42 Rogan, G.N. “How Peer Review Failed at Redding Medical Center, Why It Is Failing Across the Country, and What Can Be Done About It.” Alliance for Patient Safety. 1 Jun 2008.
43 Agency for Healthcare Research and Quality. “Underreporting of medical errors affecting children is a significant problem, particularly among physicians.” (accessed January 29, 2009)
44 Taylor, J.A., D. Brownstein, D.A. Christakis, S. Blackburn, T.P. Strandjord, E.J. Klein and J. Shafii. Use of incident reports by physicians and nurses to document medical errors in pediatric patients. Pediatrics 114(3):Sept 2004, pp. 729–735; (accessed January 29, 2009)
45 “The Truth About Healthcare.” Patient Safety America. Retrieved 25 Jan 2019.
46 Allen, Marshall. “Without Autopsies, Hospitals Bury Their Mistakes.” ProPublica. 15 Dec 2011.
47 Indiana University School of Medicine, WFYI 90.1 FM radio program, “Doctors Don’t Report Medical Errors,” interview with Lauris Kaldjian, M.D., Ph.D. on “Sound Medicine Checkup,” aired 17 February 2008. (accessed January 28, 2009).
48 “4 in 10 of Public, More than One-Third of Physicians Say They Have Personally Experienced Medical Errors.” Harvard School of Public Health. 11 Dec 2002.
49 159. The Patient Safety and Quality Improvement Act of 2005. Overview, June 2008. Agency for Healthcare Research and Quality, Rockville, MD. http:// (accessed January 29, 2009).
50 “Patient Safety Organizations: A Summary of 2014 Profiles.” Network of Patient Safety Databases. Agency for Healthcare Research and Quality. Retrieved 25 Jan 2019
51 Vrbnjak, Dominika “Barriers to reporting medication errors and near misses among nurses: A systematic review.” International Journal of Nursing Studies. Nov 2016;63:162-178.
52 Koohestani, H.R. “Barriers to the reporting of medication administration errors among nursing students.” Australian Journal of Advanced Nursing. Sep 2009;27(1):66-74.

February 4, 2019  

VITAMIN C, The Universal Necessary Nutrient

VITAMIN C, The Universal Necessary Nutrient

By Gary Null

Wikipedia claims that a role for vitamin C as prevention or treatment for various diseases is disputed, with reviews reporting conflicting results. On the contrary, it is my opinion that vitamin C is the universal necessary nutrient. Go back to 1747, when a British naval surgeon named James Lind offered citrus fruit to 12 men suffering from scurvy on the HMS Salisbury. For the first time, men recovered. Historically, it was frequently fatal, especially for those who were at sea for months at a time where there were no fresh fruits or vegetables and they were vitamin C deficient. To everyone’s surprise, all 12 men recovered quickly. It would not be for another 50 years in 1795 when a British physician, Gilbert Blane, argued to the admiralty that they must now include citrus juice as a part of the daily ration on every British ship. And once again, to everyone’s surprise, the scurvy scourge vanished.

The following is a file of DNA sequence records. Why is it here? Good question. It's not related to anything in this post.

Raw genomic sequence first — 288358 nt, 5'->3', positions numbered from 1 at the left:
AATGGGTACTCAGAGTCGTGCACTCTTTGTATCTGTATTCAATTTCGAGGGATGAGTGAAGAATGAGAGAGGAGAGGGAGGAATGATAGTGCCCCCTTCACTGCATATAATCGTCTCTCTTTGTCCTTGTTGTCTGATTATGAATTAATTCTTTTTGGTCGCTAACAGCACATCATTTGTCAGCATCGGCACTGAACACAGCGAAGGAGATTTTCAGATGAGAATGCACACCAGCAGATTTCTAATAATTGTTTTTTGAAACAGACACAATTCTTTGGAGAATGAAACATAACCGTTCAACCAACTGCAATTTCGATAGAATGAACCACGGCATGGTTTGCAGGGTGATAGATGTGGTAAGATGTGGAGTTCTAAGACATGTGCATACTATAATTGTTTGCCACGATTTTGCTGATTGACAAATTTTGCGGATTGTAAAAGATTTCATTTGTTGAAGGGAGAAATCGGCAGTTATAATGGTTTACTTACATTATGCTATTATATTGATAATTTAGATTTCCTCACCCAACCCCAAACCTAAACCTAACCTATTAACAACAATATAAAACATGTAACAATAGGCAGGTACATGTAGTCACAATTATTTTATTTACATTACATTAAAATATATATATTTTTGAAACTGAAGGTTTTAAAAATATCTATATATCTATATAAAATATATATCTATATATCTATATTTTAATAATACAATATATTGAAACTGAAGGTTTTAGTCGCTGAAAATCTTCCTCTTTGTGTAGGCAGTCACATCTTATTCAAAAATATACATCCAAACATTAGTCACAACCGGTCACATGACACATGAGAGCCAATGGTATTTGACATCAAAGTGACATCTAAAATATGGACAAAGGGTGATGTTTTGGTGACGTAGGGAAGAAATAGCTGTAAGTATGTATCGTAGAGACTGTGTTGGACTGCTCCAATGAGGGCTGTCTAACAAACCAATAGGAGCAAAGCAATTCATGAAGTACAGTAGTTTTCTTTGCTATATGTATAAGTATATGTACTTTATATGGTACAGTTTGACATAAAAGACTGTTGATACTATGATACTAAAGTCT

But it was not ‘til 1932 that a respected British chemist named Walter Haworth was able to identify the molecular structure of hexuronic acid, an organic reducing agent found in plants and animal tissue. He named it ascorbic acid.  Today it is known as simply vitamin C. However, at the same time that Haworth was identifying vitamin C, independent of him, Albert Szent Gyorgyi discovered vitamin C. The next year, the Swiss laboratory synthesized ascorbic acid identical to vitamin C and it began to be produced in the general population in 1935. In 1937, in honor of the two great scientists’ work on vitamin C, they both received the Nobel Prize: Albert Szent Gyorgyi for discovering vitamin C and Haworth for his work with vitamin C and carbohydrates.

In 1970, Linus Pauling’s publication of “Vitamin C and the Common Cold” became a bestseller. It was he, a highly respected scientist who had won two unshared Nobel Prizes, who’d published in hundreds of peer reviewed journals in chemistry, who stated that we needed a minimum of 3 grams or 3000 mg a day of vitamin C in order to prevent the common cold. It was at this time also that Linus Pauling met a Canadian physician, Dr. Abram Hoffer, MD, PhD. Hoffer had been working with vitamins and helping people with schizophrenia and had published the first work showing that high levels of vitamin C could help people with schizophrenia. He then met with Linus Pauling and that was the beginning of what would come to be known as the orthomolecular medicine movement. In 1971, Linus Pauling began work with Dr. Ewen Cameron, a respected Scottish physician and scientist who was using intravenous vitamin C to treat terminal cancer patients. He was not using high doses, 10,000mg, but they were getting positive results. They did not cure anyone, but they substantially prolonged the life and lessened suffering while improving quality of life.